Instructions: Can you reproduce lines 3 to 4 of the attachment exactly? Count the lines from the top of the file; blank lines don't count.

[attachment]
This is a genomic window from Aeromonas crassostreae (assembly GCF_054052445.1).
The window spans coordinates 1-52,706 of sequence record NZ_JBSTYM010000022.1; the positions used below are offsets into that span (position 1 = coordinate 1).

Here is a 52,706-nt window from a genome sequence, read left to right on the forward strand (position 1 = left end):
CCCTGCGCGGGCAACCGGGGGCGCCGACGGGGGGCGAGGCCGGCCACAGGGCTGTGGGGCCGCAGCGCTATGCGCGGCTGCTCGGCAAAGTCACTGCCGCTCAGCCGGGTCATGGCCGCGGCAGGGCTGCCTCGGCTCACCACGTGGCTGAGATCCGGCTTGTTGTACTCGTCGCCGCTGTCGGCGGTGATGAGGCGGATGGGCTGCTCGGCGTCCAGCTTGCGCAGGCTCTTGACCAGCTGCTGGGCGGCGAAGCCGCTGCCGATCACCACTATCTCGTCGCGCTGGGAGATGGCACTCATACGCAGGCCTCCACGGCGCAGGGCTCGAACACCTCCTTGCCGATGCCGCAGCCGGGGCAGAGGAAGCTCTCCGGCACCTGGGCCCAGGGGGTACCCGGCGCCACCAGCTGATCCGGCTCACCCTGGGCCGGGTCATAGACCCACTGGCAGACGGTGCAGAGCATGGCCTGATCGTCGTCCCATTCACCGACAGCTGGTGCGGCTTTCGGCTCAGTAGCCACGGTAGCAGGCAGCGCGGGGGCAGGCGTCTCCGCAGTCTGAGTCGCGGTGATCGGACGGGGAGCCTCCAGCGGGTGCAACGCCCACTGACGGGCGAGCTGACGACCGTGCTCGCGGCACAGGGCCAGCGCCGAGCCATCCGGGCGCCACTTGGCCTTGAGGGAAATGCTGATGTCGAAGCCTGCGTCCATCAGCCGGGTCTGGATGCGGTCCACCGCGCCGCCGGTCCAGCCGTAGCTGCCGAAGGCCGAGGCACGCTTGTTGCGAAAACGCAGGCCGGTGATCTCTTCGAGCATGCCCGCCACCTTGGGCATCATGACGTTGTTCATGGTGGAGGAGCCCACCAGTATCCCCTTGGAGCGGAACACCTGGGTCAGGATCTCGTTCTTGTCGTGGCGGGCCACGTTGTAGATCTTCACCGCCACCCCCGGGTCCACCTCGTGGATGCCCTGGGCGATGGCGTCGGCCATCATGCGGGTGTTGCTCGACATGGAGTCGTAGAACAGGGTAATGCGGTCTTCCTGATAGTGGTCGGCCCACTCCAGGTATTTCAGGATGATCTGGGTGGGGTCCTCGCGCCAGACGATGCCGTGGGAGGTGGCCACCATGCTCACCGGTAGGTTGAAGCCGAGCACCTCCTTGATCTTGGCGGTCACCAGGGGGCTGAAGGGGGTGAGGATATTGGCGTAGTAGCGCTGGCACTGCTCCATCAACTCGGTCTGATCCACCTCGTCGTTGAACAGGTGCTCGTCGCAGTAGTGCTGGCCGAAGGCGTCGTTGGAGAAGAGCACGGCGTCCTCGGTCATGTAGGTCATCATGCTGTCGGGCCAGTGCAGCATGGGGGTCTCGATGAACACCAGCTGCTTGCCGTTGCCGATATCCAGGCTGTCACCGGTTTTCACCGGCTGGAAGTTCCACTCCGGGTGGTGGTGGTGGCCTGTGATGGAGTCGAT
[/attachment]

Here is a 52,706-nt window from a genome sequence, read left to right on the forward strand (position 1 = left end):
CCCTGCGCGGGCAACCGGGGGCGCCGACGGGGGGCGAGGCCGGCCACAGGGCTGTGGGGCCGCAGCGCTATGCGCGGCTGCTCGGCAAAGTCACTGCCGCTCAGCCGGGTCATGGCCGCGGCAGGGCTGCCTCGGCTCACCACGTGGCTGAGATCCGGCTTGTTGTACTCGTCGCCGCTGTCGGCGGTGATGAGGCGGATGGGCTGCTCGGCGTCCAGCTTGCGCAGGCTCTTGACCAGCTGCTGGGCGGCGAAGCCGCTGCCGATCACCACTATCTCGTCGCGCTGGGAGATGGCACTCATACGCAGGCCTCCACGGCGCAGGGCTCGAACACCTCCTTGCCGATGCCGCAGCCGGGGCAGAGGAAGCTCTCCGGCACCTGGGCCCAGGGGGTACCCGGCGCCACCAGCTGATCCGGCTCACCCTGGGCCGGGTCATAGACCCACTGGCAGACGGTGCAGAGCATGGCCTGATCGTCGTCCCATTCACCGACAGCTGGTGCGGCTTTCGGCTCAGTAGCCACGGTAGCAGGCAGCGCGGGGGCAGGCGTCTCCGCAGTCTGAGTCGCGGTGATCGGACGGGGAGCCTCCAGCGGGTGCAACGCCCACTGACGGGCGAGCTGACGACCGTGCTCGCGGCACAGGGCCAGCGCCGAGCCATCCGGGCGCCACTTGGCCTTGAGGGAAATGCTGATGTCGAAGCCTGCGTCCATCAGCCGGGTCTGGATGCGGTCCACCGCGCCGCCGGTCCAGCCGTAGCTGCCGAAGGCCGAGGCACGCTTGTTGCGAAAACGCAGGCCGGTGATCTCTTCGAGCATGCCCGCCACCTTGGGCATCATGACGTTGTTCATGGTGGAGGAGCCCACCAGTATCCCCTTGGAGCGGAACACCTGGGTCAGGATCTCGTTCTTGTCGTGGCGGGCCACGTTGTAGATCTTCACCGCCACCCCCGGGTCCACCTCGTGGATGCCCTGGGCGATGGCGTCGGCCATCATGCGGGTGTTGCTCGACATGGAGTCGTAGAACAGGGTAATGCGGTCTTCCTGATAGTGGTCGGCCCACTCCAGGTATTTCAGGATGATCTGGGTGGGGTCCTCGCGCCAGACGATGCCGTGGGAGGTGGCCACCATGCTCACCGGTAGGTTGAAGCCGAGCACCTCCTTGATCTTGGCGGTCACCAGGGGGCTGAAGGGGGTGAGGATATTGGCGTAGTAGCGCTGGCACTGCTCCATCAACTCGGTCTGATCCACCTCGTCGTTGAACAGGTGCTCGTCGCAGTAGTGCTGGCCGAAGGCGTCGTTGGAGAAGAGCACGGCGTCCTCGGTCATGTAGGTCATCATGCTGTCGGGCCAGTGCAGCATGGGGGTCTCGATGAACACCAGCTGCTTGCCGTTGCCGATATCCAGGCTGTCACCGGTTTTCACCGGCTGGAAGTTCCACTCCGGGTGGTGGTGGTGGCCTGTGATGGAGTCGAT